Trying out mini-reviews again. Hopefully this becomes a trend and allows me to post more often. Enjoy!
50 Cent – Animal Ambition
Because I haven’t listened to a whole 50 Cent album since Get Rich or Die Trying, I can’t insightfully speak on his career’s decline. But to my inexperienced ear, Animal Ambition sounds very similar to what he’s been doing for the past several years. His voice is gruff and the topics are sometimes violent, so far, so decent. But the lyrics are uninspired and the overall songs are much too subdued. The hooks are his usual boring style of half-singing, but the worst aspect of this album is that too many of the beats are short loops with little to no variation. Irregular Heartbeat, which seems like a great song on paper, ends up especially bad because it wastes a Jadakiss feature on a much-too-simple instrumental.
Overall, Animal Ambition sounds much more like a bunch of random throwaway tracks than a carefully crafted album. And 50 doesn’t seem excited to be here, at all. I’m pleased that his first indie album isn’t terrible, but that it feels rushed and uninspired is almost as bad. He’d better put more work into his next release, and buy much better beats!
Highlights: Twisted and Pilot are good but even they aren’t spectacular.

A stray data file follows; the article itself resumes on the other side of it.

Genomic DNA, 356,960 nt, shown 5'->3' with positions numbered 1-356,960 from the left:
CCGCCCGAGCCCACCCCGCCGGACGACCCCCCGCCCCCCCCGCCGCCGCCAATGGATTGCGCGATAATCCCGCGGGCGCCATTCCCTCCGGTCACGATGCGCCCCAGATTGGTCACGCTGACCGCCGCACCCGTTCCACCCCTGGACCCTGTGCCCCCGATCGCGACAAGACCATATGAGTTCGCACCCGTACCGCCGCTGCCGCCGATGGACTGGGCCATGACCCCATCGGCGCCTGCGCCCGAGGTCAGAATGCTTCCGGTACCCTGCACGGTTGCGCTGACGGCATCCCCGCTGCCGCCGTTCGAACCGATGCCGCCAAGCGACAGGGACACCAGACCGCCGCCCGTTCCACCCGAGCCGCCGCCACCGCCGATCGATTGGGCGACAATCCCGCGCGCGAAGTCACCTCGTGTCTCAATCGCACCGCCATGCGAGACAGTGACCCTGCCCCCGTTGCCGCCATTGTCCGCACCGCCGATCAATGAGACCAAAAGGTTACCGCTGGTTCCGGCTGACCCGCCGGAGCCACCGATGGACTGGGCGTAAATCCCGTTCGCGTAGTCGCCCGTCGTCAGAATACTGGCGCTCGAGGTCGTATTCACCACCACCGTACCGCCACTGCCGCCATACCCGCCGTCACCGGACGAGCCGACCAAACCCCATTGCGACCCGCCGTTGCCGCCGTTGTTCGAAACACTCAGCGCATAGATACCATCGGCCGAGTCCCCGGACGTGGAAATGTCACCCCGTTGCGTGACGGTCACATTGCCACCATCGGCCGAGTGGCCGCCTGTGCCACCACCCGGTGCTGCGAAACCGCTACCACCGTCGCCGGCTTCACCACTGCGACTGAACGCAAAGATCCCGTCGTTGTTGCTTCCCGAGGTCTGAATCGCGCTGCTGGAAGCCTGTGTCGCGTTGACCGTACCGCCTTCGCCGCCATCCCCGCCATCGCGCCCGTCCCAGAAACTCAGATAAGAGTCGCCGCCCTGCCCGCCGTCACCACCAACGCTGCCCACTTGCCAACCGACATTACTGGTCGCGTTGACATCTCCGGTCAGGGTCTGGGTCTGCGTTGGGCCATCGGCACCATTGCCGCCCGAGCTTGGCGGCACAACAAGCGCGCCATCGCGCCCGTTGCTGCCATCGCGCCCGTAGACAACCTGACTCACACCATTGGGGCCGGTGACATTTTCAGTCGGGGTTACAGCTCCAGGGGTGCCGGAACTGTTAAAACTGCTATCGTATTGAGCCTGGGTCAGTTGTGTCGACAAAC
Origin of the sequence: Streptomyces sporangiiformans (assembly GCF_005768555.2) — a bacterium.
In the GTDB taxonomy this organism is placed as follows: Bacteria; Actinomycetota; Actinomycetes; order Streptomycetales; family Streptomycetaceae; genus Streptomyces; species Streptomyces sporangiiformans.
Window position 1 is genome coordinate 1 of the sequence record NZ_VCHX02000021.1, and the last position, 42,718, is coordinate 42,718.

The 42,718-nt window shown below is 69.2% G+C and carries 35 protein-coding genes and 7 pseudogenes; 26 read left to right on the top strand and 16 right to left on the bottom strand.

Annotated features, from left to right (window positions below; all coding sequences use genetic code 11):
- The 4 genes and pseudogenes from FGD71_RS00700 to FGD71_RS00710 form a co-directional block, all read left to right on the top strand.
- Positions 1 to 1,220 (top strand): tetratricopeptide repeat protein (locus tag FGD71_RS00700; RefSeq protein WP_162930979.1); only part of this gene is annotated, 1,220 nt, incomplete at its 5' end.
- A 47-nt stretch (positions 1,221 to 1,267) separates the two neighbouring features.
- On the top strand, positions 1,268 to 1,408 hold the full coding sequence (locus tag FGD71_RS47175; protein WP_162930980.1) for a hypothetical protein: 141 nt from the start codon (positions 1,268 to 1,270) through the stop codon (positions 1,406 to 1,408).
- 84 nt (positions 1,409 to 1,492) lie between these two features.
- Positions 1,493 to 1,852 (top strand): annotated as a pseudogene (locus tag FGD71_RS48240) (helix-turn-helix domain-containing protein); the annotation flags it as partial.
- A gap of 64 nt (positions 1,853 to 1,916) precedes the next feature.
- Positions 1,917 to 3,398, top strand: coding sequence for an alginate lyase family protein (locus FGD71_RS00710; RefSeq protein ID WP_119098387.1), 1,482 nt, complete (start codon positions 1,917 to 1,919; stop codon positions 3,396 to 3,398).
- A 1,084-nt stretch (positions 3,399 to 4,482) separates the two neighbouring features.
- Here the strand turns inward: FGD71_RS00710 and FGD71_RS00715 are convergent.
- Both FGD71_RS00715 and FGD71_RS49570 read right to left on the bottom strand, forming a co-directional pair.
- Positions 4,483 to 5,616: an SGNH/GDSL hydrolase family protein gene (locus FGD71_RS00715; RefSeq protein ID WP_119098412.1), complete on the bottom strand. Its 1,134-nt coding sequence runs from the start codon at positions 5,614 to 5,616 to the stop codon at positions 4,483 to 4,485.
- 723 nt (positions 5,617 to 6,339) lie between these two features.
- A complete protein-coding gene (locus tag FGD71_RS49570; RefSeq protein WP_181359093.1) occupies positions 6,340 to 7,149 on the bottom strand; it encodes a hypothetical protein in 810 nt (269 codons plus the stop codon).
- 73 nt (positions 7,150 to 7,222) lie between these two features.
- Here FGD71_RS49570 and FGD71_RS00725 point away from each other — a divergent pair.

Tanya Morgan – Rubber Souls
After the crucible that was No Malice’s Hear Ye Him, I decided that I needed a palette cleanser. Enter Tanya Morgan, two emcees who wouldn’t be caught dead preaching or telling cocaine tales. They instead do a much more relaxed style of hip-hop that sits somewhere between neo-soul and New York boom-bap, and still manages to sound good, unlike that Jamla album. So in a nutshell: good emcees on relaxed beats with good drums. Rubber Souls doesn’t stray from this formula, except in a few songs that are so energetic they feel random.
A decently executed album with such a strong mood will always agree with me… At least…sometimes… In other words, there’s a time for Rubber Souls, and there’s a time for turning up. And the two are very much mutually exclusive. That said, Rubber Souls has several moments of turn down perfection, even though the rappers are usually content to ride the cloud-like beats rather than try hard to impress. This usually works well but I still want a few more simple, no-topic songs where they just attack the instrumental. And the neo-soul gets too thick sometimes, see The Only One. Still, a solid album that I’m enjoying.
Highlights: The Day I, All Em, and The Vehicle